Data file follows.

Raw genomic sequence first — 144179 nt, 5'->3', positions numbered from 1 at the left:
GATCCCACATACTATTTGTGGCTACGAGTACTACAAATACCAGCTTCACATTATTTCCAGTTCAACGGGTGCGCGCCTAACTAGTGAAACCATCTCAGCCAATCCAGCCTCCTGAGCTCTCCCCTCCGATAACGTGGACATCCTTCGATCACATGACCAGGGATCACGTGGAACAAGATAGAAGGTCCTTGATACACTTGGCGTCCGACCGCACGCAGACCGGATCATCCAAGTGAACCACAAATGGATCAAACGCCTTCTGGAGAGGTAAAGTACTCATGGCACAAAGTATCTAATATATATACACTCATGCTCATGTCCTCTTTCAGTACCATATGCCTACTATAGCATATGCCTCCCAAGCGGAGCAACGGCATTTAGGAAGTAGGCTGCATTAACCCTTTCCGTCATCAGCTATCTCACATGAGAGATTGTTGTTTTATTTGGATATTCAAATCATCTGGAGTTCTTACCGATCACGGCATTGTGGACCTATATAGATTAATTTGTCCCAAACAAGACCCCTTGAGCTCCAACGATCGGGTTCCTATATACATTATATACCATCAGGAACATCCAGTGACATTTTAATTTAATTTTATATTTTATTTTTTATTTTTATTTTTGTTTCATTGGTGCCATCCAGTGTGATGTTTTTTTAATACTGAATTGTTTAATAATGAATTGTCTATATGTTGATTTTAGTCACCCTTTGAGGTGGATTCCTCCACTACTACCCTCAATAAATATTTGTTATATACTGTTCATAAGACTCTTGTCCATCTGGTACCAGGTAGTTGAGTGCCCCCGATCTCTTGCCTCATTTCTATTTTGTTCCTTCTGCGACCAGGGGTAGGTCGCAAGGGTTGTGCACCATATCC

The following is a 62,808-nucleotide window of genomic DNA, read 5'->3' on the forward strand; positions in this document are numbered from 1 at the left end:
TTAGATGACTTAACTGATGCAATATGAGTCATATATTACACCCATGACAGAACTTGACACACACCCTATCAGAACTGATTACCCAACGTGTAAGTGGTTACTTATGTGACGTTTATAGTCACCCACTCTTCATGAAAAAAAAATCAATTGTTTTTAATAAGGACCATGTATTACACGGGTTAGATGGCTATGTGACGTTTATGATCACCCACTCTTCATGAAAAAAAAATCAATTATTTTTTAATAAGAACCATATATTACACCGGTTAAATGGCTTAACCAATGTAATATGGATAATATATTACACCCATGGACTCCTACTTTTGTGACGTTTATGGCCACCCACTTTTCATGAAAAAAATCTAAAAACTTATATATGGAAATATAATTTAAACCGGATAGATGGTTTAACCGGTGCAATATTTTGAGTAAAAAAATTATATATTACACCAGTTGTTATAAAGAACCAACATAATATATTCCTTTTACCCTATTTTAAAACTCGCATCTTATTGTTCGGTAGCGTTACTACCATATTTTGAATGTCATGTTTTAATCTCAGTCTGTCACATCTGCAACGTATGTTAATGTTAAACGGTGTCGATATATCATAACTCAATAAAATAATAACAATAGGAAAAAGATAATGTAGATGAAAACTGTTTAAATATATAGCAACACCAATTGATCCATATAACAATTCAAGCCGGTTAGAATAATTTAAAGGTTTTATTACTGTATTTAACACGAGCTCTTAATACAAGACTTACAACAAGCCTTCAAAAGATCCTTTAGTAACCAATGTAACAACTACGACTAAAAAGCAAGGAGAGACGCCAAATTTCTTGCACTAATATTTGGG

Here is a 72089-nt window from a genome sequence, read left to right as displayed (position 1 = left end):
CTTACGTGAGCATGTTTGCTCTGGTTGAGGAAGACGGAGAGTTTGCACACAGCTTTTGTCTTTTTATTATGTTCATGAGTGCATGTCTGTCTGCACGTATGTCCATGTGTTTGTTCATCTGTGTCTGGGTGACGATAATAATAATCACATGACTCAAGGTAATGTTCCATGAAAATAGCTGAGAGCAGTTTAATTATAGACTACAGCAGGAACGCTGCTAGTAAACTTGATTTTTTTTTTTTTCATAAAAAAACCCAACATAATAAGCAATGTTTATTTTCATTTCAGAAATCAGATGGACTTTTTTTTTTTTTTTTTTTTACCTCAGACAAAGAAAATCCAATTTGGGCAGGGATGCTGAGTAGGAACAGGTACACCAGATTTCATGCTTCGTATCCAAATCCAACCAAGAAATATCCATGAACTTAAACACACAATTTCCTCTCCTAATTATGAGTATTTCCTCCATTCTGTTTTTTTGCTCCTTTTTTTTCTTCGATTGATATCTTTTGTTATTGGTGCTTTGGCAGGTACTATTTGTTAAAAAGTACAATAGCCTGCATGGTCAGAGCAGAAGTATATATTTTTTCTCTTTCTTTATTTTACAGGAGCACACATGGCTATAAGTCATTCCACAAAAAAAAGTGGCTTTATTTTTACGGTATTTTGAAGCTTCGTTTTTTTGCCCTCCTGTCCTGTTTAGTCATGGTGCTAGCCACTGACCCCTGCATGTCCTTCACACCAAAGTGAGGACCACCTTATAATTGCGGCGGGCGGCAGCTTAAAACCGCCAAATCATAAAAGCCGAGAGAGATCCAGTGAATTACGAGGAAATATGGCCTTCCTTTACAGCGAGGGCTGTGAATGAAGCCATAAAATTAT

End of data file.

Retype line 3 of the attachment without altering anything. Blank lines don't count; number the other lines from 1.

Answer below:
The following is a 62,808-nucleotide window of genomic DNA, read 5'->3' on the forward strand; positions in this document are numbered from 1 at the left end: